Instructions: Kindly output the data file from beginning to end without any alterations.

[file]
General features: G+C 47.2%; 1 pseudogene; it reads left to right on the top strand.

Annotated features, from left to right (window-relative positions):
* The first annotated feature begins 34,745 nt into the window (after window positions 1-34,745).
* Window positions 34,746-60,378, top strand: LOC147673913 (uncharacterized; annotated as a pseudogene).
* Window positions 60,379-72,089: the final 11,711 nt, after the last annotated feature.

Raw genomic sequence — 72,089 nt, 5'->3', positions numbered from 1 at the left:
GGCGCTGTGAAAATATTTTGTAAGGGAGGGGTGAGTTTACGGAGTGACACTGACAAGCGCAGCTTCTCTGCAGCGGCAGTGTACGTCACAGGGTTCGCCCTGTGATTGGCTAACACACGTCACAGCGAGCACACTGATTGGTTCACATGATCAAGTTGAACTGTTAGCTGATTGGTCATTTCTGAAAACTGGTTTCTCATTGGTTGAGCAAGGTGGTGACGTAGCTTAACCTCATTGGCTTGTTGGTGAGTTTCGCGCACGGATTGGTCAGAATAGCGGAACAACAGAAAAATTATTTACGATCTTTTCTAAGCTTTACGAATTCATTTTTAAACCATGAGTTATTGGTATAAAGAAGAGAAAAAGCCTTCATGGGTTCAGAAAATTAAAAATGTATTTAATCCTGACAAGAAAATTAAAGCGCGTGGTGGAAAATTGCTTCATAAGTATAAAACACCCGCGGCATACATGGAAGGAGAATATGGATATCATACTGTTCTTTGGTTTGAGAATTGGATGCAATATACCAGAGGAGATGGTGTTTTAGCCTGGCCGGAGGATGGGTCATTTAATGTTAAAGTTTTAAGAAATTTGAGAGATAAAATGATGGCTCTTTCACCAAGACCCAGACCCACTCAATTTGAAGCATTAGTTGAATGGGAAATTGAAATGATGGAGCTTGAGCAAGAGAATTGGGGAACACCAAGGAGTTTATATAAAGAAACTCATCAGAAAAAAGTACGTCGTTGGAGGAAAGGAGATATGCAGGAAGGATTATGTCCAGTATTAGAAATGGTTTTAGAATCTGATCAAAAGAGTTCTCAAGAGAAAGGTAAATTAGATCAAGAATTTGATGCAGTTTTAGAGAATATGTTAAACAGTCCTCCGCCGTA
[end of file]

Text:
General features: G+C 47.2%; 1 pseudogene; it reads left to right on the top strand.

Annotated features, from left to right (window-relative positions):
* The first annotated feature begins 34,745 nt into the window (after window positions 1-34,745).
* Window positions 34,746-60,378, top strand: LOC147673913 (uncharacterized; annotated as a pseudogene).
* Window positions 60,379-72,089: the final 11,711 nt, after the last annotated feature.

Raw genomic sequence — 72,089 nt, 5'->3', positions numbered from 1 at the left:
GGCGCTGTGAAAATATTTTGTAAGGGAGGGGTGAGTTTACGGAGTGACACTGACAAGCGCAGCTTCTCTGCAGCGGCAGTGTACGTCACAGGGTTCGCCCTGTGATTGGCTAACACACGTCACAGCGAGCACACTGATTGGTTCACATGATCAAGTTGAACTGTTAGCTGATTGGTCATTTCTGAAAACTGGTTTCTCATTGGTTGAGCAAGGTGGTGACGTAGCTTAACCTCATTGGCTTGTTGGTGAGTTTCGCGCACGGATTGGTCAGAATAGCGGAACAACAGAAAAATTATTTACGATCTTTTCTAAGCTTTACGAATTCATTTTTAAACCATGAGTTATTGGTATAAAGAAGAGAAAAAGCCTTCATGGGTTCAGAAAATTAAAAATGTATTTAATCCTGACAAGAAAATTAAAGCGCGTGGTGGAAAATTGCTTCATAAGTATAAAACACCCGCGGCATACATGGAAGGAGAATATGGATATCATACTGTTCTTTGGTTTGAGAATTGGATGCAATATACCAGAGGAGATGGTGTTTTAGCCTGGCCGGAGGATGGGTCATTTAATGTTAAAGTTTTAAGAAATTTGAGAGATAAAATGATGGCTCTTTCACCAAGACCCAGACCCACTCAATTTGAAGCATTAGTTGAATGGGAAATTGAAATGATGGAGCTTGAGCAAGAGAATTGGGGAACACCAAGGAGTTTATATAAAGAAACTCATCAGAAAAAAGTACGTCGTTGGAGGAAAGGAGATATGCAGGAAGGATTATGTCCAGTATTAGAAATGGTTTTAGAATCTGATCAAAAGAGTTCTCAAGAGAAAGGTAAATTAGATCAAGAATTTGATGCAGTTTTAGAGAATATGTTAAACAGTCCTCCGCCGTA